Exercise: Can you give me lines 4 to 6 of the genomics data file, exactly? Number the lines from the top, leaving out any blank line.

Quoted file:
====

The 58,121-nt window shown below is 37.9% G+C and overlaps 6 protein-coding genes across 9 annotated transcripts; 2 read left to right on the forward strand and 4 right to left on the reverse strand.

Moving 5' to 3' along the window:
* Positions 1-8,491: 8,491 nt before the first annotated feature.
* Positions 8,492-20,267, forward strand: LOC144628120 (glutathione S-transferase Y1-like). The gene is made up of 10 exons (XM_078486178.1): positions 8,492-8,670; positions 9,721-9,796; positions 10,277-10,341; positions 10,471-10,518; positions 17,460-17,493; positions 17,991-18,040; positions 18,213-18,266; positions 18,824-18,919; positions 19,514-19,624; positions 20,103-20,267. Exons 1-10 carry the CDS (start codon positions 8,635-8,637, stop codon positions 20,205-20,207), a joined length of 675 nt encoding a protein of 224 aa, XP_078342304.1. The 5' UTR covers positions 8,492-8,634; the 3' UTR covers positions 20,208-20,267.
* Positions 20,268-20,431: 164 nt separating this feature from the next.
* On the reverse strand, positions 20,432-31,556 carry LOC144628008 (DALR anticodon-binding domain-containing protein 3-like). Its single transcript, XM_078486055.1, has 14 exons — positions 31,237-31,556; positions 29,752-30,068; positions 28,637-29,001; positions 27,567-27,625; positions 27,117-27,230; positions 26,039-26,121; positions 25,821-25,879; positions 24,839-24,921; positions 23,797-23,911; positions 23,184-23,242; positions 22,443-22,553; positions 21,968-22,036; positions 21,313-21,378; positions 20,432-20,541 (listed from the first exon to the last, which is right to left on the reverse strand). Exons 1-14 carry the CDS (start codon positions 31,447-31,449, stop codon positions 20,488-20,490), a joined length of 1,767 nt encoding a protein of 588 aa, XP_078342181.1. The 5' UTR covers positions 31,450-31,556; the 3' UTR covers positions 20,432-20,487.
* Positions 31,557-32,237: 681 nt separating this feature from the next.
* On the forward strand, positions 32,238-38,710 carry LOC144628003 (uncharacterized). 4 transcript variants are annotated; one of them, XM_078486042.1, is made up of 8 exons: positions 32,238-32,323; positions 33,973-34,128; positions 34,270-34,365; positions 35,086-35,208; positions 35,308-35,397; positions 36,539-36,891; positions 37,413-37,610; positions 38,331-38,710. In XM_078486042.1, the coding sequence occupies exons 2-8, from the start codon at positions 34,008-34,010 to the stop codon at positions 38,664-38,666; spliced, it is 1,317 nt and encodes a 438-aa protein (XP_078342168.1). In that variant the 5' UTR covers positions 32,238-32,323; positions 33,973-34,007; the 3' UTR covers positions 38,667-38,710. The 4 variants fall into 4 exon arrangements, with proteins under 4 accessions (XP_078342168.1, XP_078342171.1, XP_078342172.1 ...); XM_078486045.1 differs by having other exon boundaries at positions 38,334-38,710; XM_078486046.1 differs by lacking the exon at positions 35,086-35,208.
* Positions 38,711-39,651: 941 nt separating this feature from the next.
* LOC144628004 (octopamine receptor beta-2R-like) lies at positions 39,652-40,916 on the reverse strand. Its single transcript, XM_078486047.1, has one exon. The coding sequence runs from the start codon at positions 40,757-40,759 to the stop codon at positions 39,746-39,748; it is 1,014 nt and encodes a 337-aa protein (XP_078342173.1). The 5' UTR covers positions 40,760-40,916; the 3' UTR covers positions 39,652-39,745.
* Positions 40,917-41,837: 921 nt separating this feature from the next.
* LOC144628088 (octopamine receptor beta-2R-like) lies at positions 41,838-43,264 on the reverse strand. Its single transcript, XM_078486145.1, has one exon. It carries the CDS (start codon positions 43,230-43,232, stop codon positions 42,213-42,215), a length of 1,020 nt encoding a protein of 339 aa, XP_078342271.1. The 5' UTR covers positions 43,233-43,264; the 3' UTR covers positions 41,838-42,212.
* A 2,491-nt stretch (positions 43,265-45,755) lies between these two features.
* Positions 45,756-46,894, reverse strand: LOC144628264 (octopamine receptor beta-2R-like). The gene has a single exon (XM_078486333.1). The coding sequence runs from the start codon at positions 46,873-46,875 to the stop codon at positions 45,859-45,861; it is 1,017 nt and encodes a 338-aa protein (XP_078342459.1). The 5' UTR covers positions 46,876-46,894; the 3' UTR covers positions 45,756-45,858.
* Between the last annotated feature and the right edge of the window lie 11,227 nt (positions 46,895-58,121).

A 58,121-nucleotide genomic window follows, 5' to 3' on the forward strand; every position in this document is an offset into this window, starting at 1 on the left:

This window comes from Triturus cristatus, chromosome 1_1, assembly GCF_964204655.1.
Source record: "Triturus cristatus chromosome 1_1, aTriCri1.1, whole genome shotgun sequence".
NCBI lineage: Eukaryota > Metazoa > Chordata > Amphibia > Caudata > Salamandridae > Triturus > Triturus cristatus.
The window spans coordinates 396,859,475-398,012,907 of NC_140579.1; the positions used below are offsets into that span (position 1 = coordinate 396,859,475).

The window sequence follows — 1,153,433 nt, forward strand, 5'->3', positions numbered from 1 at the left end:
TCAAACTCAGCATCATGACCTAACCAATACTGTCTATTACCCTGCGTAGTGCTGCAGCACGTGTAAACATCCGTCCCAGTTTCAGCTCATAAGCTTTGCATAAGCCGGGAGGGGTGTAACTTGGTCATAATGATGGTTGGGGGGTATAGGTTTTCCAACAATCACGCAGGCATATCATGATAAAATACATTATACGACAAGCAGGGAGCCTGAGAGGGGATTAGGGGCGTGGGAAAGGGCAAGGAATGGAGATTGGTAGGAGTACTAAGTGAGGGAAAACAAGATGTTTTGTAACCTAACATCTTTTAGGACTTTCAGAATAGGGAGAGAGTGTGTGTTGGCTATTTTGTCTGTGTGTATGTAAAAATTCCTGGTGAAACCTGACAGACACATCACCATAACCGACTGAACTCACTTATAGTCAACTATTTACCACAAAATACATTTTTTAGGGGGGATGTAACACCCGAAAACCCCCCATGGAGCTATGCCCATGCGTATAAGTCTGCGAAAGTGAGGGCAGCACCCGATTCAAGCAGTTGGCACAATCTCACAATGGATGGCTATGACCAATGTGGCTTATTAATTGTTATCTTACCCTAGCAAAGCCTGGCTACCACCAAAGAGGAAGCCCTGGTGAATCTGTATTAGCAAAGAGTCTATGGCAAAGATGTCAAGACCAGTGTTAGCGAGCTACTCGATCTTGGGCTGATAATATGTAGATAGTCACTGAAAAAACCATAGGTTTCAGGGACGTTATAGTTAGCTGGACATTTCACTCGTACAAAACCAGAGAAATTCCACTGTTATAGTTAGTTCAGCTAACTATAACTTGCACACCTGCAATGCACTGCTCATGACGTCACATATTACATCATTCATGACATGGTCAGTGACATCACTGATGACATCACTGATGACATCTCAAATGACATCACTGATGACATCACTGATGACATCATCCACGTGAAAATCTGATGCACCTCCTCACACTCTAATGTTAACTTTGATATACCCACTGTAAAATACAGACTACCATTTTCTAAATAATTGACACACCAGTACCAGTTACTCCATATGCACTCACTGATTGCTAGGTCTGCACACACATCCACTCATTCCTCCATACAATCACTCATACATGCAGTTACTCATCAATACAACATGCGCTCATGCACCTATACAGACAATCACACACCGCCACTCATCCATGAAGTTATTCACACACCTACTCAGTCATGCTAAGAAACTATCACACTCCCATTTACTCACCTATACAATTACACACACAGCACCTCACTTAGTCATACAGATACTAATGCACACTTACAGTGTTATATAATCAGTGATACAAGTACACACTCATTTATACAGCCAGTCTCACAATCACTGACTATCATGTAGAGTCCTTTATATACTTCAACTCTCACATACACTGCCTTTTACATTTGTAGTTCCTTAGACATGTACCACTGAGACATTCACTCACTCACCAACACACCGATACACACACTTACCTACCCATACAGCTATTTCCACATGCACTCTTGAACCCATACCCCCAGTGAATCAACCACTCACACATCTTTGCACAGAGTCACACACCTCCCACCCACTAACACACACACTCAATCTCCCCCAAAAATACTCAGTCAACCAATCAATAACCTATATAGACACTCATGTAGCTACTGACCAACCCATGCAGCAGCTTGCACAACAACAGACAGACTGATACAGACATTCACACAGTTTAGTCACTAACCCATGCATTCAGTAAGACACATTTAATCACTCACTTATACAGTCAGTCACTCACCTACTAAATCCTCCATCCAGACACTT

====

* Positions 8,492-20,267, forward strand: LOC144628120 (glutathione S-transferase Y1-like). The gene is made up of 10 exons (XM_078486178.1): positions 8,492-8,670; positions 9,721-9,796; positions 10,277-10,341; positions 10,471-10,518; positions 17,460-17,493; positions 17,991-18,040; positions 18,213-18,266; positions 18,824-18,919; positions 19,514-19,624; positions 20,103-20,267. Exons 1-10 carry the CDS (start codon positions 8,635-8,637, stop codon positions 20,205-20,207), a joined length of 675 nt encoding a protein of 224 aa, XP_078342304.1. The 5' UTR covers positions 8,492-8,634; the 3' UTR covers positions 20,208-20,267.
* Positions 20,268-20,431: 164 nt separating this feature from the next.
* On the reverse strand, positions 20,432-31,556 carry LOC144628008 (DALR anticodon-binding domain-containing protein 3-like). Its single transcript, XM_078486055.1, has 14 exons — positions 31,237-31,556; positions 29,752-30,068; positions 28,637-29,001; positions 27,567-27,625; positions 27,117-27,230; positions 26,039-26,121; positions 25,821-25,879; positions 24,839-24,921; positions 23,797-23,911; positions 23,184-23,242; positions 22,443-22,553; positions 21,968-22,036; positions 21,313-21,378; positions 20,432-20,541 (listed from the first exon to the last, which is right to left on the reverse strand). Exons 1-14 carry the CDS (start codon positions 31,447-31,449, stop codon positions 20,488-20,490), a joined length of 1,767 nt encoding a protein of 588 aa, XP_078342181.1. The 5' UTR covers positions 31,450-31,556; the 3' UTR covers positions 20,432-20,487.